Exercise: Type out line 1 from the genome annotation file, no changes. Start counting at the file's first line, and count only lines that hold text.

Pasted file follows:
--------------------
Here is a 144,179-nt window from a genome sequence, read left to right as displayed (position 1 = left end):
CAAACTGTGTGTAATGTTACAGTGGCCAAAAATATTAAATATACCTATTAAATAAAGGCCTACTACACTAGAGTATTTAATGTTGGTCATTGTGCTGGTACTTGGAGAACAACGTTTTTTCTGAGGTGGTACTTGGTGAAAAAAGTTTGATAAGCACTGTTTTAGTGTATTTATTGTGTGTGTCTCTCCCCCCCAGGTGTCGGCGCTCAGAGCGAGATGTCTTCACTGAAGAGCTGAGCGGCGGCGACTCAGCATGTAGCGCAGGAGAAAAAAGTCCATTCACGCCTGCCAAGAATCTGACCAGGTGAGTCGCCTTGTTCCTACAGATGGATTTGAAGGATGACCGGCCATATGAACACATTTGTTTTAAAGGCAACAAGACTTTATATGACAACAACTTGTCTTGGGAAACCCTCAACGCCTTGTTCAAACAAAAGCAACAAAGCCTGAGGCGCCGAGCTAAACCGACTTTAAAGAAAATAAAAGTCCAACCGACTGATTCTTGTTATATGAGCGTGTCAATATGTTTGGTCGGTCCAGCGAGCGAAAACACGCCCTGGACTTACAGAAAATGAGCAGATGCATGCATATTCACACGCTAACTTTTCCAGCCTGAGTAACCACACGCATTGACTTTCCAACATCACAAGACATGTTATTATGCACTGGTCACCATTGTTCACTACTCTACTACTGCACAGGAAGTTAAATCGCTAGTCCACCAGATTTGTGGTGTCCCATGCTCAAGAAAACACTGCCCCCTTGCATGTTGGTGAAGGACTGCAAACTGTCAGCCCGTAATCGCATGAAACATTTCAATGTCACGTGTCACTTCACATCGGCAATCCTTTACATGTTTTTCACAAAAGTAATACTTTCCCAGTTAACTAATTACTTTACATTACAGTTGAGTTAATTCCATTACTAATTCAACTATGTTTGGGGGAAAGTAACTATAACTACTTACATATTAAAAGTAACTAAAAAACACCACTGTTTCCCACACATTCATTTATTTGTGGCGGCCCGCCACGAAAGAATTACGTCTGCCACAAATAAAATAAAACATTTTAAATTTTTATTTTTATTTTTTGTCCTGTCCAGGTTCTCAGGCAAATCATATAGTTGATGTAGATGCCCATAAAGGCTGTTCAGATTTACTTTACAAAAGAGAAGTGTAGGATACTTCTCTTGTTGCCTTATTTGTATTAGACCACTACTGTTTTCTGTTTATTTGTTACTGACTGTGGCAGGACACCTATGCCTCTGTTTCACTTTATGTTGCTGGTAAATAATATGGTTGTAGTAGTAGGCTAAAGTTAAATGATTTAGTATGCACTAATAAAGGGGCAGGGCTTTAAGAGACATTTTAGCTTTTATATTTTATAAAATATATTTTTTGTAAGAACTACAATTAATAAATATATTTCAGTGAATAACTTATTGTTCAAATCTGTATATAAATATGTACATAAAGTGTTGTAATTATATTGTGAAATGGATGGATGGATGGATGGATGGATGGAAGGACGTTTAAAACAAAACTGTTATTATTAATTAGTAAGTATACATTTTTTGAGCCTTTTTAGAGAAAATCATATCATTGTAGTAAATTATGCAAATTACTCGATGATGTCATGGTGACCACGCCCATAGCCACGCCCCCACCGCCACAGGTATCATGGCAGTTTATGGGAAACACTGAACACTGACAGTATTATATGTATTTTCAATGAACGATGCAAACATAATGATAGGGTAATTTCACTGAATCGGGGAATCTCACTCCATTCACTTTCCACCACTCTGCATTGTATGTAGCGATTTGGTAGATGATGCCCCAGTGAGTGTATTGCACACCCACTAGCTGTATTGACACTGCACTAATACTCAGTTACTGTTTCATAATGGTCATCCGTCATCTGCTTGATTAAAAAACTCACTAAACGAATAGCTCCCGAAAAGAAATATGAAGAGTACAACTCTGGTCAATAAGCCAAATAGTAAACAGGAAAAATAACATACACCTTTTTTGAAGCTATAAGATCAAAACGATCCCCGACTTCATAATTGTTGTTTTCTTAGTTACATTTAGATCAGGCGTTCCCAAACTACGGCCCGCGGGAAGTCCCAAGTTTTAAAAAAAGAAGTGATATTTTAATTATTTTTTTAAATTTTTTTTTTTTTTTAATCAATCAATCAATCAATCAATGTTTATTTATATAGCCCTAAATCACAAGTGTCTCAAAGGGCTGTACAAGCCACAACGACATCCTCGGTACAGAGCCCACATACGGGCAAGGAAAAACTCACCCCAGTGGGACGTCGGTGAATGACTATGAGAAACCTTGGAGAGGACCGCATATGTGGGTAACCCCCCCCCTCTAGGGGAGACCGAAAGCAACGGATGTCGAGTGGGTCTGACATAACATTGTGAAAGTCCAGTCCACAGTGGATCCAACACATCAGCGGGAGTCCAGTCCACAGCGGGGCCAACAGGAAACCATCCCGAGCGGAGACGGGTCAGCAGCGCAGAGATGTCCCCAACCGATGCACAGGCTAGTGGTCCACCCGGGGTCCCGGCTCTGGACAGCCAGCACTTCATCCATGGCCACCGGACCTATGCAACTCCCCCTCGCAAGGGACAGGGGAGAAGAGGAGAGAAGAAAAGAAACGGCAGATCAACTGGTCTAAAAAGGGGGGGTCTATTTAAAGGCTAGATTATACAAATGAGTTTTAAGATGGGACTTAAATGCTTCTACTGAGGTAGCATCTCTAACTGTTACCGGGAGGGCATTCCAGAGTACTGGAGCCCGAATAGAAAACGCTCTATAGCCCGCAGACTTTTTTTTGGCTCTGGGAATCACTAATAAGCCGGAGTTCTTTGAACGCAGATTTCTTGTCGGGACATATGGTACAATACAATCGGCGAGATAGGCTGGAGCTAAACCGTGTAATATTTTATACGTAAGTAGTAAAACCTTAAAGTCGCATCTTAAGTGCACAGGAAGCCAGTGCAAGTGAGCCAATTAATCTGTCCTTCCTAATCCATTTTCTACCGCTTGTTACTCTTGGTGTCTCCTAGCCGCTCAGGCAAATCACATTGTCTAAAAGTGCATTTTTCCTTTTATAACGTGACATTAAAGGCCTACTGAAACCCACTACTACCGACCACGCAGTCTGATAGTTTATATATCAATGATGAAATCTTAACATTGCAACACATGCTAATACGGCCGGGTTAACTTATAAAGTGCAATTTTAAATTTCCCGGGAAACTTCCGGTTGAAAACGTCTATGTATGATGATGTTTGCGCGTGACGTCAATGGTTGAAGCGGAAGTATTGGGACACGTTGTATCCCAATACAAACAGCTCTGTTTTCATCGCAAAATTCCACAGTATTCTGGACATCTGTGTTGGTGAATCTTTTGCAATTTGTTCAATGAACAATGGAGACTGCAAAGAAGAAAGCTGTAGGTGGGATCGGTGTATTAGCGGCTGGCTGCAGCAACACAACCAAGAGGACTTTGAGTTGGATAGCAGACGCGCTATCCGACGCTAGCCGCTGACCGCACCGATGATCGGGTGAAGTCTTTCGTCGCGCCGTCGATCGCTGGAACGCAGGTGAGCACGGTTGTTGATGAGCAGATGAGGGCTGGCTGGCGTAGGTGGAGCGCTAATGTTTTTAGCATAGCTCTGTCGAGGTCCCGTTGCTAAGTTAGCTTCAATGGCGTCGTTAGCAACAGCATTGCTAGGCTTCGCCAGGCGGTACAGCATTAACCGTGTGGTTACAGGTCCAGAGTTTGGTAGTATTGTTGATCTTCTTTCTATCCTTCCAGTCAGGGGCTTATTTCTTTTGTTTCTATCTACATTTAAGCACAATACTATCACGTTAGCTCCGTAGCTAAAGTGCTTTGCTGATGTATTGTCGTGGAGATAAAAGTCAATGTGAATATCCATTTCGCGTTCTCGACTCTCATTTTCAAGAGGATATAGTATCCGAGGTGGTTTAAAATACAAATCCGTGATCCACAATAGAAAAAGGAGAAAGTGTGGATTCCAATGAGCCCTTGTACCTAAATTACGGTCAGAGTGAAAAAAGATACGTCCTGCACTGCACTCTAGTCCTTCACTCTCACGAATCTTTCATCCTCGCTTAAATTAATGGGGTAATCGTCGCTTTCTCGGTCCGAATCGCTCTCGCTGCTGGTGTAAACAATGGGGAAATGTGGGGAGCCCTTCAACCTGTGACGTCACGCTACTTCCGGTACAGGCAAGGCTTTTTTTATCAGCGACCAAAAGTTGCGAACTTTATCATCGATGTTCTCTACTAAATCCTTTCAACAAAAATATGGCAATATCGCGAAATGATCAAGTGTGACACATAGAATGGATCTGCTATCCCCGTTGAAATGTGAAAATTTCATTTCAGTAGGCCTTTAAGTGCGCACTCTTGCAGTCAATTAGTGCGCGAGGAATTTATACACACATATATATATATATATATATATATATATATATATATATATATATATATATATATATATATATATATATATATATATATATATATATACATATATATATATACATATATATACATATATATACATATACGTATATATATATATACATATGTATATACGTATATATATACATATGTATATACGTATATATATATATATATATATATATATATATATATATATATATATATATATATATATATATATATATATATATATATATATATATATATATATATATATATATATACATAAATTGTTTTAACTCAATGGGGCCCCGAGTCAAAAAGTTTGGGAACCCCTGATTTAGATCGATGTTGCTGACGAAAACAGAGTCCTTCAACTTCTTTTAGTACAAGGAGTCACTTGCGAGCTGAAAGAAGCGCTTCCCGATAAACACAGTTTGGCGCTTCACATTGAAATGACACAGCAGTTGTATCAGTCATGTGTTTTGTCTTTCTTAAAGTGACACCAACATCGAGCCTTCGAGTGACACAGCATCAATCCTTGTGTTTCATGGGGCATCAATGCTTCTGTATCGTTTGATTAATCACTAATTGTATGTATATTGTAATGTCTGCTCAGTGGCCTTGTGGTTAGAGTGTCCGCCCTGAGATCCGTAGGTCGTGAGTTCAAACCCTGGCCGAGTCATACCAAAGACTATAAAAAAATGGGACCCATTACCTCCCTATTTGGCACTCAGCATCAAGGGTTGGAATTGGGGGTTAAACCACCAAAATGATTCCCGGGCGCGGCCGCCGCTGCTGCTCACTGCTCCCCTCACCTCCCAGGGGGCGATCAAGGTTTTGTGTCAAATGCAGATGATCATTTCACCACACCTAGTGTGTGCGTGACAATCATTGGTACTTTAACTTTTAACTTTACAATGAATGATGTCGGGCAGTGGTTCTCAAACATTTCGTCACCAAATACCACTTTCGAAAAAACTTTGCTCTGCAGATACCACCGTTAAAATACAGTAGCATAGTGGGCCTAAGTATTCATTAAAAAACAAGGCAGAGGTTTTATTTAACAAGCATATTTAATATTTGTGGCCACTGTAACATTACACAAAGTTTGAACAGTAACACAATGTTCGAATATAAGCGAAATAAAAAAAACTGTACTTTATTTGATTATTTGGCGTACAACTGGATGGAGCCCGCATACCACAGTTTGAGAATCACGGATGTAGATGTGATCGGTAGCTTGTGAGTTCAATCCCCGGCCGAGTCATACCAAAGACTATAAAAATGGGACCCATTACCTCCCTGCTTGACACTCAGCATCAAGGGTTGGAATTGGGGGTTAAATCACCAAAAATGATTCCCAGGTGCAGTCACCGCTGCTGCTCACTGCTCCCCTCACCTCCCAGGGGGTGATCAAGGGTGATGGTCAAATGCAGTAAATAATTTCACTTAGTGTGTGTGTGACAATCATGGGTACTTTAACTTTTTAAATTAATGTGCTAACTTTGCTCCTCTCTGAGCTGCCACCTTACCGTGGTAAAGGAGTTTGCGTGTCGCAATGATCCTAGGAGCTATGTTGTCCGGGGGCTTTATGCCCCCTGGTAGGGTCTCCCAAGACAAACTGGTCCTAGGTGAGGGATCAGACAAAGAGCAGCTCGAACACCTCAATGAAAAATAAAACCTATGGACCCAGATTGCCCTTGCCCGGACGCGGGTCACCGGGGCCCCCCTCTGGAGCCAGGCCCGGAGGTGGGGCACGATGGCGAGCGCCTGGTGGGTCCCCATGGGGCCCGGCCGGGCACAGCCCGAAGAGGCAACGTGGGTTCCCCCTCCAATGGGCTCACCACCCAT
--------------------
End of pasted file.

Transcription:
Here is a 144,179-nt window from a genome sequence, read left to right as displayed (position 1 = left end):